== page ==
Short stories

A Christmas Wish

By Howard Schaverien

Dear Santa

I was eight when I last wrote to you, that would be forty five years ago. Each year Mummy would post what I had written, or so she said, because you had told her where you lived. I was so impressed and wondered if one day she would take me to meet you and all the people who helped you make the toys that you gave to children  on Xmas eve. Such were a little girls dreams.

Some months after my seventh birthday the truth dawned on me. I was not told in one shocking revelation that you were a fairy tale that made Xmas more exiting for young children. No, it was a gradual realisation. Bills left carelessly around the house and packing for presents lying at the bottom of cupboards. I also started to question how one man, even one as special as you, could possibly climb down so many chimneys  all over the world and leave everyone all those presents in one short night. And, in a sort of unconscious way, the myth dissolved and and this little girl grew up. I’m not claiming to be unique, it happens to us all.

So why am I writing to you now when I know that you don’t exist? Do you think that I have entered second childhood or that I am dreaming and will soon wake up and say, ‘what on earth did that mean’ and then think nothing more of it? It’s a little more complicated than that. 

For all the time that I remember, my parents were atheists. They were a good, altruistic couple but could not believe in a higher being when there was so much bad in the world. I was left to decide for myself which direction I took and, inevitably, despite religious teaching at school and attending the local church for some years, I came to the same conclusion as my parents. I imagine that it was not what was in my genes but their unconscious influence. But do not misunderstand me, I truly can’t believe that there is an all powerful, omniscient being watching over us and if there is it is not very benign.

It will be Xmas again soon and I am writing because I am married with three grown up daughters and four very small grandchildren. I want them to enjoy Xmas and believe in the magic of Santa just as I did when I was young. I am asking you for permission to do this. Yes, I know, this must sound very strange when I have already said that I don’t believe that you exist but you are very much there in my mind. You are a belief, a false one, perhaps, but you lighten up my life when I am sad.  Some people reserve a place in their day-dreams for a seashore, a warm sun and the soft lap of surf on a quiet beach and that helps them find solace from the daily grind. I find it by thinking of you.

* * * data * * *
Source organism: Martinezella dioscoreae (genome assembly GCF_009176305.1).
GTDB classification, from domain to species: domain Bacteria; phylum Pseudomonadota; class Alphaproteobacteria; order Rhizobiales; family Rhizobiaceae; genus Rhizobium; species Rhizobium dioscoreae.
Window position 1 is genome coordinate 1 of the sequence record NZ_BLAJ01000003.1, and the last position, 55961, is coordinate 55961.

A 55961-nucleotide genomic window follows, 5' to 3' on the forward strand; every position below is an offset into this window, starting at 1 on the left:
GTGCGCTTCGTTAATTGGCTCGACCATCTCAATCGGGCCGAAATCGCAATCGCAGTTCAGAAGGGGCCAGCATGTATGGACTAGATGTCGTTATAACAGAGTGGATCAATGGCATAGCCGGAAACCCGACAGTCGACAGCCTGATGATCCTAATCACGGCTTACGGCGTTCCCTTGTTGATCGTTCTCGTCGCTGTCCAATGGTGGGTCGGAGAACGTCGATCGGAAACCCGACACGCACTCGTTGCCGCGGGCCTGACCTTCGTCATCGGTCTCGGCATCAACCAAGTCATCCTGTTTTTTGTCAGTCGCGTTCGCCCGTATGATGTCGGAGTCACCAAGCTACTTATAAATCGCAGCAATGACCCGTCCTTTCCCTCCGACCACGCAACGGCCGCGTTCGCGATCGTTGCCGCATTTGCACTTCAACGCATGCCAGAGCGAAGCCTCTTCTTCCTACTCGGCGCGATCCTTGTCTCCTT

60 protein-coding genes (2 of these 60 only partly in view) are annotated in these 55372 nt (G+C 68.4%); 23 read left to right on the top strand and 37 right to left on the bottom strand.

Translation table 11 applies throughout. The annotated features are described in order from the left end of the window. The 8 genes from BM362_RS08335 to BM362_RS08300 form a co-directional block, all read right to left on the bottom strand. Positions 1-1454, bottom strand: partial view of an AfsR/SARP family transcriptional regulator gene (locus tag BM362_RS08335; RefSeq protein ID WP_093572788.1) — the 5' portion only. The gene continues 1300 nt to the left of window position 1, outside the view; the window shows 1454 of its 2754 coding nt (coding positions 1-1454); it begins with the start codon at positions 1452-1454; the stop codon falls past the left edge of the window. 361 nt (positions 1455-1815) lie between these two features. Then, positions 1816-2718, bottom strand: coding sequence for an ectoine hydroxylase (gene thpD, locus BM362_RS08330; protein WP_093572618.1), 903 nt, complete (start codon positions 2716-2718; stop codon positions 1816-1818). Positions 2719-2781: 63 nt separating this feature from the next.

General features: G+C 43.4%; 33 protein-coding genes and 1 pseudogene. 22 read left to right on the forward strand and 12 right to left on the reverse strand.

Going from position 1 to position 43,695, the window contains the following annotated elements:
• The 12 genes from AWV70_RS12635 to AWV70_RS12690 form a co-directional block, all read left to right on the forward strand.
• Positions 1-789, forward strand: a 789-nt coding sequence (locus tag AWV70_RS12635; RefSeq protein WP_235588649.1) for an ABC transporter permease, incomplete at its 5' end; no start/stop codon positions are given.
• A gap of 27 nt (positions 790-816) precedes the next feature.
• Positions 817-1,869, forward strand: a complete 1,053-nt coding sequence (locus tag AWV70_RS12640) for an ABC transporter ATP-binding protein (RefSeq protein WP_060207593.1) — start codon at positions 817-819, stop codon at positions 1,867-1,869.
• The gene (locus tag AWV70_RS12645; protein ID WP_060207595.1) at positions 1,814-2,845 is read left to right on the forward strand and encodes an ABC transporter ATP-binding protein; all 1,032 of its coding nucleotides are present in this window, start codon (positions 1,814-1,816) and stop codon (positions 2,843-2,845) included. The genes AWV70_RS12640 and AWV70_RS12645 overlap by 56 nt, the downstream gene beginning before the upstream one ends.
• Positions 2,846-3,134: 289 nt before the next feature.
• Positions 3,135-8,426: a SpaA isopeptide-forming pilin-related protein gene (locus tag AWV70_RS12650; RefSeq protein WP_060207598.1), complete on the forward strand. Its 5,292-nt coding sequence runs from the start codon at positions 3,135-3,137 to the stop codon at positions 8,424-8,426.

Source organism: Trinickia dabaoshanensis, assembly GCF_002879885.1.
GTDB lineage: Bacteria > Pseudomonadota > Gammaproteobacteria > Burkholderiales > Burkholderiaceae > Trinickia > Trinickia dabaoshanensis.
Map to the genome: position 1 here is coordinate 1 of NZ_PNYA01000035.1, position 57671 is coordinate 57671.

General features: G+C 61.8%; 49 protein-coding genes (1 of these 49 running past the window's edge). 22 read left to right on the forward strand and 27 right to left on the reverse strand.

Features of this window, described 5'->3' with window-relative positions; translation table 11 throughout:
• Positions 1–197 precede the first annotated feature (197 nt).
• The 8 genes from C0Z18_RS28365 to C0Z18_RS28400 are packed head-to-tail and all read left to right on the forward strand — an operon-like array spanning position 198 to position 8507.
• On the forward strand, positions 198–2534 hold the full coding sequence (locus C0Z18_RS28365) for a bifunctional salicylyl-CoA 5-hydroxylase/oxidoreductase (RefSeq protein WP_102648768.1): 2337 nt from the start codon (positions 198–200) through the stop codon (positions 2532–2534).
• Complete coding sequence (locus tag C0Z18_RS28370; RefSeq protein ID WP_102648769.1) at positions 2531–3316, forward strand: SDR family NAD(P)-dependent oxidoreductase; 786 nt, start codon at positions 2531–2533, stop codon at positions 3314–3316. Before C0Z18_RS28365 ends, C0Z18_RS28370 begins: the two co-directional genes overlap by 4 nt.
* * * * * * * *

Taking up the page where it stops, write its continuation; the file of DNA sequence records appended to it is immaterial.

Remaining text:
Since my first was born I have always let my children decide for themselves who they are, their beliefs and how they should live their lives. This is a legacy learned from my own mother and father and it has worked well for me. I am not renouncing responsibility as a parent. I believe that I am giving my children the freedom of choice and with the love and care and comfort of a happy family upbringing they would steer toward being honest and kind and loving to others. I do not think that one could ask for anything more.

This is all now tinged with great sadness as both my parents died within a few days of one another three months ago; first my father and then my mother who could not bear the burden of her loss. Neither could be parted from the other. So, you see, they would have had it no other way such was their devotion. I, my daughters and grandchildren will sorely miss them. We still wish to celebrate the Xmas holiday, all of us together, as mum and dad would have wanted and we will share it with them in our hearts.  

I have lived a happy life but for some time before my parents died I had become deeply discomforted and depressed and I needed someone to talk to. Someone who would not criticise or get upset on my behalf. There are moments, even now, when I feel that I have sunk down a deep shaft away from any light and I am completely alone, unable to find my way out. I don’t understand why and if I am honest with you Santa, I am frightened.

None of my family know and I would never want to burden them at this time in their lives when they are bringing up young families and have financial commitments all of which keep them so occupied.  My husband does not always lend a sympathetic ear and if I spoke to him his response would be to ‘just get on with it.’ 

I wish that you could help me during this difficult period, it would be the most wonderful gift I could ever receive, but I know that this is not to be. Thank you for being so patient and taking the time to listen. Perhaps you could put this letter in your pending file and if you ever had the time … 

I have to go now as nurse and the warden are coming round to make sure that lights are out. I will try and sneak this letter to you in the morning.

Much love,  Margaret. 

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